Even the people who live after their conversion may have lingering emotional scars, and there's often a fair amount of undeserved forgiveness and avoiding punishment in the name of turning the other cheek. And the tracts welcome the end of days, in which the true believers are whisked away to heaven while the majority suffer, die and go to hell.
Additionally, there's an over-arching theme that no government created by man is anything close to acceptable. Rather than do anything to change it, which would be the LOGICAL thing to do if Christians are so upset about it, we should wait for the Second Coming of Christ.
"Gun Slinger": says verbatim, "Going to Heaven is not a matter of good or bad. It's a matter of saved or lost," explaining why Terrible Tom goes to heaven after repenting for his sins, but the non-Christian Marshall goes to hell despite being a law-abiding person.
"Lisa": Viewing pornography and a breakdown in one's marriage leads to molesting children, among other things—or vice-versa.
Also that raping a child, infecting her with an incurable STD, and allowing your neighbor to do the same is perfectly acceptable so long as you become a very certain type of fundamentalist Christian afterwards (hell, you wont even face any real world punishment), wheras not being a very certain type of fundamentalist Christian gets you thrown into hell even if you were a good person in life.
"The Little Bride": "Muslims are pedophiles, and cultural Values Dissonance is no excuse."
Values Dissonance is never an excuse with Chick. Any values he doesn't believe in are Satan's doing, you see.
Also, "Your kids should never befriend people from different religions," and "It's wrong for young children to try to convert classmates to their religion, unless they happen to agree with Jack Chick's ideas and have adorable pigtails."
In "Flight 144," as mentioned above, people are judged not by how much good they've done, but by how many people they converted to Christ. This also gives the message that it's pointless to help people in life.
Heartwarming Moment: Believe it or not, Chick actually managed to produce a rather touching tract, namely "It's Not Your Fault," a story about genuinely overcoming adversity through finding faith, and containing no racism, conspiracy theories, or ranting about how The End Is Nigh of any kind. It remains So Bad, It's Good due to the ridiculous art and sheer glurge factor (seven-year-olds hanging themselves?), however.
The Last Surprise, coming from Chick Tracts, gets more hilarious when eventually the title was used as a catchy battle theme for Persona 5 where the climax battle involves the protagonist summoning their equivalent of Satan to shoot the equivalent of God in the face with a bullet. Jack would never see it coming, seeing that he died shortly after the game was released in Japan and it took the next year until the game was released at his home country.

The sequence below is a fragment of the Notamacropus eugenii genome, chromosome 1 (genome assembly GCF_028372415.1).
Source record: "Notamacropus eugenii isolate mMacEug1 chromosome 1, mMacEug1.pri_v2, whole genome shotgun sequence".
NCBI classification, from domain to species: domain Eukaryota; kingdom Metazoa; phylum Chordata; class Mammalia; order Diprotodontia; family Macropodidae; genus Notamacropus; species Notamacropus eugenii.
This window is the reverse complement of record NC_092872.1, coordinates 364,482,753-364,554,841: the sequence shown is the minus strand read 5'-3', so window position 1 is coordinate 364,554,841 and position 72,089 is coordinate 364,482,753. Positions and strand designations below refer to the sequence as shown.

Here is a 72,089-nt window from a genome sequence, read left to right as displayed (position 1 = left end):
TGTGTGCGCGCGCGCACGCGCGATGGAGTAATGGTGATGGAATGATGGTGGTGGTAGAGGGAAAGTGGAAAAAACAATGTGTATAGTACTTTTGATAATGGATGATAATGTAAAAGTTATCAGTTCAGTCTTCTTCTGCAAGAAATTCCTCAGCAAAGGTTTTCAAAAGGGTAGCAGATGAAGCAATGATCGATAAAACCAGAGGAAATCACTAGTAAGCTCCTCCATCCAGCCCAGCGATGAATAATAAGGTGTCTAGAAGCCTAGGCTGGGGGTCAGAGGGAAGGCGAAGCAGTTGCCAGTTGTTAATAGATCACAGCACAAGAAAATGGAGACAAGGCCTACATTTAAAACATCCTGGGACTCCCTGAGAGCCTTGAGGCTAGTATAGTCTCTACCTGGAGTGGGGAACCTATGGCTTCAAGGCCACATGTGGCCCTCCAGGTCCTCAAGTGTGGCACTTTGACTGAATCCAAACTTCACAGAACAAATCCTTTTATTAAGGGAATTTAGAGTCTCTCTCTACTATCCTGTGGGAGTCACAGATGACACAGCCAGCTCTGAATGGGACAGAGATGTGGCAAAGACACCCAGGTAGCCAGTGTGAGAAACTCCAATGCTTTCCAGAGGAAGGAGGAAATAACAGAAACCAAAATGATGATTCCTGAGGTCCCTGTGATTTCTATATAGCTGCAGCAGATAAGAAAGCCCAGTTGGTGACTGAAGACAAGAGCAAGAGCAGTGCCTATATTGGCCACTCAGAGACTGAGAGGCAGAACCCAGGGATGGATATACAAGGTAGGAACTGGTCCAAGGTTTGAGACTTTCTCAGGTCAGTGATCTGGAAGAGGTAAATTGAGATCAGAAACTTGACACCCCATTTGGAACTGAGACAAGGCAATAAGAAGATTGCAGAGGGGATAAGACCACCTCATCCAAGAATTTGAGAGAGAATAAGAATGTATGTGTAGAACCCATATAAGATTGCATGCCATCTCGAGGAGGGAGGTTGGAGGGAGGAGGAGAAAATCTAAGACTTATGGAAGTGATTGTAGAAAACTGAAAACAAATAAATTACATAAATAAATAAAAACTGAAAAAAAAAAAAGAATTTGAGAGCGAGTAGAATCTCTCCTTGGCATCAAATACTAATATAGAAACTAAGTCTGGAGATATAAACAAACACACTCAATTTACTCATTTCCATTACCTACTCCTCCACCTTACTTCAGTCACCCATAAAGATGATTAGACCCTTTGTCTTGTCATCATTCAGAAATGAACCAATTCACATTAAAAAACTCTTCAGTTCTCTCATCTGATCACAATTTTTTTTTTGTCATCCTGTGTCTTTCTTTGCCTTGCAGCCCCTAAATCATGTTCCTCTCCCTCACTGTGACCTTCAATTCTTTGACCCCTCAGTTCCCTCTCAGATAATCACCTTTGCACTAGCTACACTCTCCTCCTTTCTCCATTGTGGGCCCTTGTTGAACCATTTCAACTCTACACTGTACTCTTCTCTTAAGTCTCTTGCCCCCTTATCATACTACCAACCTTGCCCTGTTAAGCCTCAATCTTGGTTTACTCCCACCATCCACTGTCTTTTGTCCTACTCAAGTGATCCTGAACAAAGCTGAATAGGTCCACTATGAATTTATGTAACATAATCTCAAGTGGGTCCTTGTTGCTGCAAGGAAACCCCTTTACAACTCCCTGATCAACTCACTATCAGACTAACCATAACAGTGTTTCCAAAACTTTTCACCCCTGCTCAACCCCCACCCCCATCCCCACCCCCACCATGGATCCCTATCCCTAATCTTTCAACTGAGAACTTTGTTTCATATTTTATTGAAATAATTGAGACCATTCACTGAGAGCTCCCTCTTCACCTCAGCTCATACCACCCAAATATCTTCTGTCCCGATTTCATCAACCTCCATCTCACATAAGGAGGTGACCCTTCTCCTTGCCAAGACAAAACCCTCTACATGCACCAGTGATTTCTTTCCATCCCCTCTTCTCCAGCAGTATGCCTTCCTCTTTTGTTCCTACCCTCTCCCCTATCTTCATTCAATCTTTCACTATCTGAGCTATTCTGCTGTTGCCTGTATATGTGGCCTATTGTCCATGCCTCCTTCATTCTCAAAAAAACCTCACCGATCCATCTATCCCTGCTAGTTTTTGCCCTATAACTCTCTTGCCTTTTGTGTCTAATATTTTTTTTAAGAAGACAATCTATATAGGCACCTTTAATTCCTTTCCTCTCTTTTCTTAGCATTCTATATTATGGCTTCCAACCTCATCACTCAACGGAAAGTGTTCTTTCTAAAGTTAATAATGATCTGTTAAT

The name of the dark-haired teenage heroine who saved the world from the vampire Antichrist in the "First Bite" tract is Faith.
Ho Yay: Jim and Tim, "The Crusaders," from Chick's full-length comics are a pair of beefyPlatonic Life-Partners with a fondness for tight t-shirts and calling each other things like "bright-eyes." In discussions over whether or not Chick is a Poe, these two tend to be brought up.
Female example: There is some chemistry between Holly and Samantha, the attractive young witches in "The Nervous Witch". Sam tells her mother that she hates surprises (apparently because they interrupt their secret magic sessions together), and even appears jealous when Holly flirts with Mr. Williams.
Holly: Get that robe off, Samantha.
Idiot Plot: Pretty much every Tract operates under the assumption that Christianity is smaller than it is, as usually you have one person having to explain what they believe and why, despite pretty much every one of them taking place in the modern day USA, a largely Christian country. Yeah, good going, Jack.
Even within the plots themselves there tend to be people who seem to be unnecessarily rude and dismissive of other people for often no real reason, and come around nearly instantly after being told of God or the salvation Jesus can give, renouncing their evil ways instantly. Apparently they weren't even that bad if they just changed their attitude within seconds after they start praying.
Informed Wrongness: Esau's disregard for his birthright is treated as reason enough for God to hate him, but it's never adequately explained as to why it's so bad compared to many characters who did worse and were not hated, or why it excuses Jacob conning him out of it.
Magnificent Bastard: Jack Chicks version of Satan. A large number of Christians who otherwise would go straight to Heaven are doomed to hell because they are members of the Catholic Church. A religion created by no one else other than the devil himself.
A lot of religious skeptics (y'know, some of Chick's favorite targets of criticism) enjoy these tracts just for the sheer hilarious Narm.
"Dark Dungeons" is also popular among tabletop gamers for the same reason.
Some conservative Christians have a Stop Being Stereotypical view of Chick, and real problems with points of his theology, but also find the tracts entertaining because of the Narm.
Misaimed Fandom: Chick tracts are intended to be passed on indefinitely, but most people who pick them up (and don't throw them away) keep them. Many people actually collect them. Then there are the people who think they are parodies.
The "Dark Dungeons" tract is very popular among role-playing gamers, and on gaming message boards it's not uncommon for people to make jokes about Black Leaf and "real magic."